St. Luke's–Roosevelt Hospital Center
|Mount Sinai St. Luke's|
Mount Sinai West
|Mount Sinai Health System|
Mount Sinai St. Luke's
|Location||1111 Amsterdam Avenue (St. Luke's)|
and 1000 Tenth Avenue (West),
New York City, NY, United States
|Hospital type||Tertiary teaching hospital|
|Affiliated university||Icahn School of Medicine at Mount Sinai|
|Network||Mount Sinai Health System|
|Emergency department||Level 2 trauma center (St. Luke's)|
|Beds||495 (St. Luke's)|
|Founded||1858 (St. Luke's)|
1979 (St. Lukes-Roosevelt)
2014 (Mount Sinai St. Lukes and Mount Sinai West)
|Lists||Hospitals in the United States|
Mount Sinai St. Luke's and Mount Sinai West, the latter formerly known as Mount Sinai Roosevelt, are two hospitals affiliated with the Icahn School of Medicine at Mount Sinai and the Mount Sinai Health System. The combined hospitals are a 1,000-bed, full-service community and tertiary care hospitals serving New York City’s Midtown West, Upper West Side and parts of Harlem.
The two hospital components, which merged operations in 1979, are nearly 50 blocks apart on Manhattan's west side:
- Mount Sinai St. Luke's in Morningside Heights (Coordinates: )
- Mount Sinai West (formerly Roosevelt) in Midtown ( )
The hospital center is a member of the Mount Sinai Health System, a nonprofit hospital system formed by the merger of Continuum Health Partners and the Mount Sinai Medical Center in September 2013. The official names of both hospitals were changed in January 2014 to Mount Sinai St. Luke's and Mount Sinai West as two separate entities. On November 17, 2015, against the objection of the Roosevelt family, Mount Sinai Roosevelt was changed to Mount Sinai West, though is still locally referred to as Roosevelt Hospital.
Although the hospitals are both affiliated with Mount Sinai, they operate effectively as separate entities.
St. Luke's Hospital
In 1896 it moved to 114th Street. It is across the street, to the east, from Columbia University’s campus and to the South where it is flanked by the Cathedral of Saint John the Divine. The historic hospital building at Amsterdam Avenue and 114th Street was designed by prominent socialite architect Ernest Flagg. The chapel of that hospital has stained glass and is the work of the same architect.
Woman's Hospital was founded by doctor J. Marion Sims with financial backing from Sarah Platt Doremus, who ultimately became president of the Hospital. From South Carolina, Sims had developed a revolutionary approach to treating vesico-vaginal fistulas, a catastrophic complication from obstructed childbirth. The Hospital was first located in a rented house at Madison Avenue and 29th Street. Dr. Thomas Addis Emmet, who served at the hospital, published the first comprehensive textbook in English on gynecology.
In 1867 Woman's Hospital moved to a new location on Park Avenue, which is now the site of the Waldorf-Astoria Hotel. This had been the burial ground for New York in the 1832 cholera outbreak. 47,000 coffins were dug up to make way for the new construction. In 1906 Woman's Hospital moved to 110th Street and Amsterdam. In 1953 it was merged with St. Luke's Hospital, forming St. Luke's Hospital Center. Finally, in 1965, it was moved to 114th Street and Amsterdam Avenue, just across the street from St. Luke's.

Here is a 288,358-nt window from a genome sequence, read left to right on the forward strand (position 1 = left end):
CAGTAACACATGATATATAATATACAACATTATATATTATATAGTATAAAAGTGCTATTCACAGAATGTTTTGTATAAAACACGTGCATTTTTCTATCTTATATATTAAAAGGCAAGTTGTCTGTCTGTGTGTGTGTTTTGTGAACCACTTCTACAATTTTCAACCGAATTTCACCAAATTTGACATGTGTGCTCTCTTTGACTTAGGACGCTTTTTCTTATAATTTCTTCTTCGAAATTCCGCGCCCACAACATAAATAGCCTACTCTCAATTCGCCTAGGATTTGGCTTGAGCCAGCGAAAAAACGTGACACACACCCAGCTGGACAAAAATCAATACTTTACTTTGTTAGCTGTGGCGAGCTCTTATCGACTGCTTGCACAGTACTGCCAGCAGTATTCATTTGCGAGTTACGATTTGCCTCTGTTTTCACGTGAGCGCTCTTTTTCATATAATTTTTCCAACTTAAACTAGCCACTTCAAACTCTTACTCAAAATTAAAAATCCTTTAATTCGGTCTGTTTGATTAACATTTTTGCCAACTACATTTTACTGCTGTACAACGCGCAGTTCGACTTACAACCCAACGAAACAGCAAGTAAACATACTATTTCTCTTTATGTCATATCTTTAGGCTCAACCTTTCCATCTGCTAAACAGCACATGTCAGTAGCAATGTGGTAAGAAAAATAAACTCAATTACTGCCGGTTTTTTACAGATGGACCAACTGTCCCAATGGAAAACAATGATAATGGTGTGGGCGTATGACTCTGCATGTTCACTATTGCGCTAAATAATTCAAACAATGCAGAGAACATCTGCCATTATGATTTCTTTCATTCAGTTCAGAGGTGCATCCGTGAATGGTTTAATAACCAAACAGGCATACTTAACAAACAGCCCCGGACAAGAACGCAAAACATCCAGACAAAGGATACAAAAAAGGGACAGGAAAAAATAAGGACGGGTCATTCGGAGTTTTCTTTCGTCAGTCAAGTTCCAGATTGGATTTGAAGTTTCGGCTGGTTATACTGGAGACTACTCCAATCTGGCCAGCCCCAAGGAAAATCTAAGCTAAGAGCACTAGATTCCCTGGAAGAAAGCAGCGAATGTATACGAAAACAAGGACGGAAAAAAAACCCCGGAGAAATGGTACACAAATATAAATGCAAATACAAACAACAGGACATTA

Roosevelt Hospital's first building in opening on November 2, 1871. A plaque to its namesake reads: "To the memory of James Henry Roosevelt, a true son of New York, the generous founder of this hospital, a man upright in his aims, simple in his life, and sublime in his benefaction." St. Lukes's and Roosevelt hospitals then merged prior to the renaming of the hospital under the Mount Sinai health system.
Mount Sinai West
Mount Sinai West is located on 10th Avenue and 59th Street, two blocks west of Columbus Circle. The current 13-story Skidmore, Owings & Merrill designed facility was built in 1990. The original hospital was on the same block but faced Ninth Avenue. Much of the original hospital, including the emergency room, was torn down to make way for two 49-story apartment buildings—One Columbus Place Tower I and II. The oldest remaining component of the hospital is the William J. Syms Operating Theater that had a glass roof built in 1892. It was named for a gun merchant who donated money for it. Its last operation was in 1941 and is now a New York City Landmark. It is still free standing even as the tower surrounds it.
HIPAA medical records settlement
In 2017, Mount Sinai West entered into settlement concerning the improper disclosure of patient medical records which was settled as the payment of a levied fine of approximately half-a-million dollars as reported in the medical journal Becker Hospital Review stating: "New York City-based St. Luke's-Roosevelt Hospital Center (Mount Sinai West) will pay $387,200 and implement a corrective action plan as part of a HIPAA settlement to resolve allegations it inappropriately handled a patient's sensitive health information."
The Emergency departments at both sites, staffed by 40 physicians board certified in emergency medicine and seven in pediatric emergency medicine, offer 24-hr specialized services for victims of sexual assaults. Both New York City emergency department have a 24-hour stroke team and Heart Attack (MI) Team. The St. Luke's Emergency Department has a 24-hour on-call cardiac catheterization lab for patients having heart attacks to immediately open up the clogged artery. The Emergency Department hosts a residency in Emergency Medicine with 42 physicians; a fellowship in global health led by Dr. Ramona Sunderwirth and affiliated with the Columbia Mailman School of Public Health; and a fellowship in emergency ultrasound. The Department has two board certified Clinical Toxicologists available for consultation 24 hours. Physicians in the Department are frequently featured on the major local and national television network news programs discussing medical issues affecting the community.
Mount Sinai St. Luke's and Mount Sinai West sponsors 30 accredited residency training programs. The Department of Medicine trains 158 residents and an additional 39 fellows; one of the largest programs in New York State and in the top 10 largest nationally. Each program enjoys full accreditation from the Accreditation Council for Graduate Medical Education and the institution itself is accredited for the maximum 5-year cycle. The Internal Medicine Training Program is one of the most progressive programs in the country utilizing unique strategies to ensure that residents can learn from every patient. These innovations include a "drip system" for distributing admissions and no overnight call anywhere in the training program. In addition, the department limits the number of patients that can be carried by an intern to no more than 10. 83% of the programs in NY, NJ and all of New England still allow interns to carry 12 patients. The program also has its own "Simulation Lab" for training residents. The residency program in Anatomic and Clinical Pathology, is the only one to utilize Mount Sinai Beth Israel in addition to Mount Sinai St. Luke's and Mount Sinai West. Residents have exposure to over 70,000 cases, which cover a wide variety of disease processes, and range from routine to complex and unusual disease entities.